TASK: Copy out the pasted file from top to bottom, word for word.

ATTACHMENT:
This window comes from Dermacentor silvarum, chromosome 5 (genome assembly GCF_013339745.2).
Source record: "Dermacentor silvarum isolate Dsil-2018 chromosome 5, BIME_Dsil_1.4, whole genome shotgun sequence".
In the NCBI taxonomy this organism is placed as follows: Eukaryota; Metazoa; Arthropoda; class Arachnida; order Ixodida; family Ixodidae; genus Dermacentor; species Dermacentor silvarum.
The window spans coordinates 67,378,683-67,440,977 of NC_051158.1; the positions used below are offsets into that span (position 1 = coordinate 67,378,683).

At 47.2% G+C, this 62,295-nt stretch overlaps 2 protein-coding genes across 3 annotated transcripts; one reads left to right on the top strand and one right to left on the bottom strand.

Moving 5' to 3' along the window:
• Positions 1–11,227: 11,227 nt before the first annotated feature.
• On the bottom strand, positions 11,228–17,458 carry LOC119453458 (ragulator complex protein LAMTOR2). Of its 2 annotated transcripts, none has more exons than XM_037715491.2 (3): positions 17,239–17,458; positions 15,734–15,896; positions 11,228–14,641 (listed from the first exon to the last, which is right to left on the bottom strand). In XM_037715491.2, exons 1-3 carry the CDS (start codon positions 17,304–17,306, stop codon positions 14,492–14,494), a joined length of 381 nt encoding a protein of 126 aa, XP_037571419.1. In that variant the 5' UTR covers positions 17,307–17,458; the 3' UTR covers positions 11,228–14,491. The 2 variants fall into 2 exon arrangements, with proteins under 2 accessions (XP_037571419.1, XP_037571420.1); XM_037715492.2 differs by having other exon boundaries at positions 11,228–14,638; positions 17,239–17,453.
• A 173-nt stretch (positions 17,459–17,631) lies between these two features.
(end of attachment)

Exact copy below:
This window comes from Dermacentor silvarum, chromosome 5 (genome assembly GCF_013339745.2).
Source record: "Dermacentor silvarum isolate Dsil-2018 chromosome 5, BIME_Dsil_1.4, whole genome shotgun sequence".
In the NCBI taxonomy this organism is placed as follows: Eukaryota; Metazoa; Arthropoda; class Arachnida; order Ixodida; family Ixodidae; genus Dermacentor; species Dermacentor silvarum.
The window spans coordinates 67,378,683-67,440,977 of NC_051158.1; the positions used below are offsets into that span (position 1 = coordinate 67,378,683).

At 47.2% G+C, this 62,295-nt stretch overlaps 2 protein-coding genes across 3 annotated transcripts; one reads left to right on the top strand and one right to left on the bottom strand.

Moving 5' to 3' along the window:
• Positions 1–11,227: 11,227 nt before the first annotated feature.
• On the bottom strand, positions 11,228–17,458 carry LOC119453458 (ragulator complex protein LAMTOR2). Of its 2 annotated transcripts, none has more exons than XM_037715491.2 (3): positions 17,239–17,458; positions 15,734–15,896; positions 11,228–14,641 (listed from the first exon to the last, which is right to left on the bottom strand). In XM_037715491.2, exons 1-3 carry the CDS (start codon positions 17,304–17,306, stop codon positions 14,492–14,494), a joined length of 381 nt encoding a protein of 126 aa, XP_037571419.1. In that variant the 5' UTR covers positions 17,307–17,458; the 3' UTR covers positions 11,228–14,491. The 2 variants fall into 2 exon arrangements, with proteins under 2 accessions (XP_037571419.1, XP_037571420.1); XM_037715492.2 differs by having other exon boundaries at positions 11,228–14,638; positions 17,239–17,453.
• A 173-nt stretch (positions 17,459–17,631) lies between these two features.